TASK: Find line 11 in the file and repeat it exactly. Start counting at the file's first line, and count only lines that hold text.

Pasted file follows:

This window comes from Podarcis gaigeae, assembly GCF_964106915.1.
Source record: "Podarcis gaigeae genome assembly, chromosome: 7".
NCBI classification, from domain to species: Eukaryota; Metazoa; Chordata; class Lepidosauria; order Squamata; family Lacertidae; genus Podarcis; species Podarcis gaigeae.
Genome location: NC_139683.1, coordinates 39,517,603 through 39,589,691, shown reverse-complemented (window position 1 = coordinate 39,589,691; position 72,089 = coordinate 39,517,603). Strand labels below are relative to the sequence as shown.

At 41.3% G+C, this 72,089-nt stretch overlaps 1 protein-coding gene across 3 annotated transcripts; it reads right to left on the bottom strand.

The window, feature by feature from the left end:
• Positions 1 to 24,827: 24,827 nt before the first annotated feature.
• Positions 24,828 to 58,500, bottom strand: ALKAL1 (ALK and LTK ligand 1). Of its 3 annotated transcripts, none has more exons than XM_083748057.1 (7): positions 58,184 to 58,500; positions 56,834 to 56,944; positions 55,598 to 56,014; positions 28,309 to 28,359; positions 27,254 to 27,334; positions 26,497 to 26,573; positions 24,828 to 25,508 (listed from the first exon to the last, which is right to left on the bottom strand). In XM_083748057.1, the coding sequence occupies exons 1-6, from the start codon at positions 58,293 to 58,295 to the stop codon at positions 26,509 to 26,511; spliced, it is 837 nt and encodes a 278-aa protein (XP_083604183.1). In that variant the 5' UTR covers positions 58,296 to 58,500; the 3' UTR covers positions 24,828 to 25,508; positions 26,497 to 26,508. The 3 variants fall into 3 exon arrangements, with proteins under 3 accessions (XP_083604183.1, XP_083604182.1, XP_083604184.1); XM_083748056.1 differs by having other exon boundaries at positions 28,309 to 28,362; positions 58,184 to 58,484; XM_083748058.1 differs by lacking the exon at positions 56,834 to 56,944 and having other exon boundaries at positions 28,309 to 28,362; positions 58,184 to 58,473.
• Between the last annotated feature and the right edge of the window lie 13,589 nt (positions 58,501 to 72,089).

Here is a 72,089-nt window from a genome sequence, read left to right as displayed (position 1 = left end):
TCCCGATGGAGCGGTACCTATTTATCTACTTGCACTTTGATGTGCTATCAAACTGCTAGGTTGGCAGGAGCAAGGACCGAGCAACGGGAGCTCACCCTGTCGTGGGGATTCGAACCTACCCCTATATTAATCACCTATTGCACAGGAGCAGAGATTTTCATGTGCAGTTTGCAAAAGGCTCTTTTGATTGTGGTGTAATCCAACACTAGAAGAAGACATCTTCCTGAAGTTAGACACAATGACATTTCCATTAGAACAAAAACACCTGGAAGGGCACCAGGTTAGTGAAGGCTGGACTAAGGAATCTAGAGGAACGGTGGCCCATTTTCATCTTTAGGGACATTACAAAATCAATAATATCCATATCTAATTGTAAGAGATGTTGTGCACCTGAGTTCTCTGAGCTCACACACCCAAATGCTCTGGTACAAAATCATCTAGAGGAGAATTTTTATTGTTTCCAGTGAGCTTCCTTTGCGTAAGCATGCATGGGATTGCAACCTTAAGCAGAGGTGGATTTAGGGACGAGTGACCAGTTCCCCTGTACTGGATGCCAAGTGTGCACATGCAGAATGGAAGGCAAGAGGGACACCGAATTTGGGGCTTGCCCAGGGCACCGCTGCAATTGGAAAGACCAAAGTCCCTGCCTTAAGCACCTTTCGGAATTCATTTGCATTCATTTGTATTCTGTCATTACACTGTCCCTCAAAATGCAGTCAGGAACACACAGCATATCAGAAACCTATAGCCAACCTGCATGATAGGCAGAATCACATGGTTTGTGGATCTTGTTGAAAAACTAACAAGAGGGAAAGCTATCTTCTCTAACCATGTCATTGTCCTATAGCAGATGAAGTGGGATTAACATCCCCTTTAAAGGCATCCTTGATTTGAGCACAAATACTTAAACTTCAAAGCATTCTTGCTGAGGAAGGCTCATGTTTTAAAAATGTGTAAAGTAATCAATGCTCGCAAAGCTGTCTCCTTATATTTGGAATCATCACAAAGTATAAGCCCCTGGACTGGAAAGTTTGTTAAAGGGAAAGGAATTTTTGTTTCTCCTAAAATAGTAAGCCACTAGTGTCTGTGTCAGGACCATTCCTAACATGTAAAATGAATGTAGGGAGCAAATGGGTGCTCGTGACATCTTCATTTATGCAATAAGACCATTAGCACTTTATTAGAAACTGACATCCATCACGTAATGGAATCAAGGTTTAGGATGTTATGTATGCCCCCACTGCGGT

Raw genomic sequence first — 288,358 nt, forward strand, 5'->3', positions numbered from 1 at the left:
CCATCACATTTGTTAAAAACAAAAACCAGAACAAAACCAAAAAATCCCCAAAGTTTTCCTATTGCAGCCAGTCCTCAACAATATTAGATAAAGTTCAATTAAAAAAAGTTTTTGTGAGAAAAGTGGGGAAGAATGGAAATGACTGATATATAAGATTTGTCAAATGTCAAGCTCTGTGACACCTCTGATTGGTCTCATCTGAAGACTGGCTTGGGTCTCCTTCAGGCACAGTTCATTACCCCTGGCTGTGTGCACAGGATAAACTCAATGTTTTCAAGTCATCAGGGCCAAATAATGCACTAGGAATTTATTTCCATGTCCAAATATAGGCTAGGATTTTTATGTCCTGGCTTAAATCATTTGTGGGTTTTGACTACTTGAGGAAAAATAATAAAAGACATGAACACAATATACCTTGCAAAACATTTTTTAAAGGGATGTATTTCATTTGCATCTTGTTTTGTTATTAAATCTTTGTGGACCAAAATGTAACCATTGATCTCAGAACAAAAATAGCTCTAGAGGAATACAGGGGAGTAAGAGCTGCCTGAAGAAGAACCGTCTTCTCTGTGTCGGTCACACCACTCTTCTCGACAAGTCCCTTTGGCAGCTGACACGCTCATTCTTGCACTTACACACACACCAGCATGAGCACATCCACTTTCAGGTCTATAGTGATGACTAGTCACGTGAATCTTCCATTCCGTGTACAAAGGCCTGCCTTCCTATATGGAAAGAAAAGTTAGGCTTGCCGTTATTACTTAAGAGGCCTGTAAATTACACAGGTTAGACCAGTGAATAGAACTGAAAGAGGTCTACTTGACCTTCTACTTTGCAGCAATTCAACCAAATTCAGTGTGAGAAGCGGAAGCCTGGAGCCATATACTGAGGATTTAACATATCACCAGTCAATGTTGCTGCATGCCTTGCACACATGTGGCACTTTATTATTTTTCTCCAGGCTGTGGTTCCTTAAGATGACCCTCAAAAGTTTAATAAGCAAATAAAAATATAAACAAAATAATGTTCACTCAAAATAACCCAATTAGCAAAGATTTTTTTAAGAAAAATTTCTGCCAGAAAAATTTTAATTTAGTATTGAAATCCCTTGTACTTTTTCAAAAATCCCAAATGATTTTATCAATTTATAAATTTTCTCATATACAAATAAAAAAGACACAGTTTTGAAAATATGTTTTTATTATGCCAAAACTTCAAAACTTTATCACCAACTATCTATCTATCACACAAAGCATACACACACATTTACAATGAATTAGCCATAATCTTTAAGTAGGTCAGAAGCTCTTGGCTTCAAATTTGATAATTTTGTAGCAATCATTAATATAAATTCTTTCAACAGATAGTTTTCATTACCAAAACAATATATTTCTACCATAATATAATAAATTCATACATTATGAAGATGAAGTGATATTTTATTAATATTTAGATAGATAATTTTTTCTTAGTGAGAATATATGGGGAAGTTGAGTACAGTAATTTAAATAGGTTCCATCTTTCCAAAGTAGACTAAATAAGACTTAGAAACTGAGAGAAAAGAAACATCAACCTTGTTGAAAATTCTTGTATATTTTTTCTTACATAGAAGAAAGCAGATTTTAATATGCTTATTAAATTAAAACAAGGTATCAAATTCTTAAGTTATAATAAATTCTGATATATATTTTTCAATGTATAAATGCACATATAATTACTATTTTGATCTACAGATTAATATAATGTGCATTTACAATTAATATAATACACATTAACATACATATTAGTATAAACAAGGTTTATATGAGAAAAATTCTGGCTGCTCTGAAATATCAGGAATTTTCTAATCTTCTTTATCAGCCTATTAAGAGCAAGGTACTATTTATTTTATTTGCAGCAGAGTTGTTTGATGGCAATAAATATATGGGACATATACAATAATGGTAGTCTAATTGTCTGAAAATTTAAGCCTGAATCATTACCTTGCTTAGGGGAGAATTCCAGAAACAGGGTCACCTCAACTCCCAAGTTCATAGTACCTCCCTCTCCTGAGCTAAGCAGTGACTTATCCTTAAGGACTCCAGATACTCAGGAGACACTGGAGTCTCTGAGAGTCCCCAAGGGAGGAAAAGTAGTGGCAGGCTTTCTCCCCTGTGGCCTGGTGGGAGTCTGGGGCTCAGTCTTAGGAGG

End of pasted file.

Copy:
TCCCGATGGAGCGGTACCTATTTATCTACTTGCACTTTGATGTGCTATCAAACTGCTAGGTTGGCAGGAGCAAGGACCGAGCAACGGGAGCTCACCCTGTCGTGGGGATTCGAACCTACCCCTATATTAATCACCTATTGCACAGGAGCAGAGATTTTCATGTGCAGTTTGCAAAAGGCTCTTTTGATTGTGGTGTAATCCAACACTAGAAGAAGACATCTTCCTGAAGTTAGACACAATGACATTTCCATTAGAACAAAAACACCTGGAAGGGCACCAGGTTAGTGAAGGCTGGACTAAGGAATCTAGAGGAACGGTGGCCCATTTTCATCTTTAGGGACATTACAAAATCAATAATATCCATATCTAATTGTAAGAGATGTTGTGCACCTGAGTTCTCTGAGCTCACACACCCAAATGCTCTGGTACAAAATCATCTAGAGGAGAATTTTTATTGTTTCCAGTGAGCTTCCTTTGCGTAAGCATGCATGGGATTGCAACCTTAAGCAGAGGTGGATTTAGGGACGAGTGACCAGTTCCCCTGTACTGGATGCCAAGTGTGCACATGCAGAATGGAAGGCAAGAGGGACACCGAATTTGGGGCTTGCCCAGGGCACCGCTGCAATTGGAAAGACCAAAGTCCCTGCCTTAAGCACCTTTCGGAATTCATTTGCATTCATTTGTATTCTGTCATTACACTGTCCCTCAAAATGCAGTCAGGAACACACAGCATATCAGAAACCTATAGCCAACCTGCATGATAGGCAGAATCACATGGTTTGTGGATCTTGTTGAAAAACTAACAAGAGGGAAAGCTATCTTCTCTAACCATGTCATTGTCCTATAGCAGATGAAGTGGGATTAACATCCCCTTTAAAGGCATCCTTGATTTGAGCACAAATACTTAAACTTCAAAGCATTCTTGCTGAGGAAGGCTCATGTTTTAAAAATGTGTAAAGTAATCAATGCTCGCAAAGCTGTCTCCTTATATTTGGAATCATCACAAAGTATAAGCCCCTGGACTGGAAAGTTTGTTAAAGGGAAAGGAATTTTTGTTTCTCCTAAAATAGTAAGCCACTAGTGTCTGTGTCAGGACCATTCCTAACATGTAAAATGAATGTAGGGAGCAAATGGGTGCTCGTGACATCTTCATTTATGCAATAAGACCATTAGCACTTTATTAGAAACTGACATCCATCACGTAATGGAATCAAGGTTTAGGATGTTATGTATGCCCCCACTGCGGT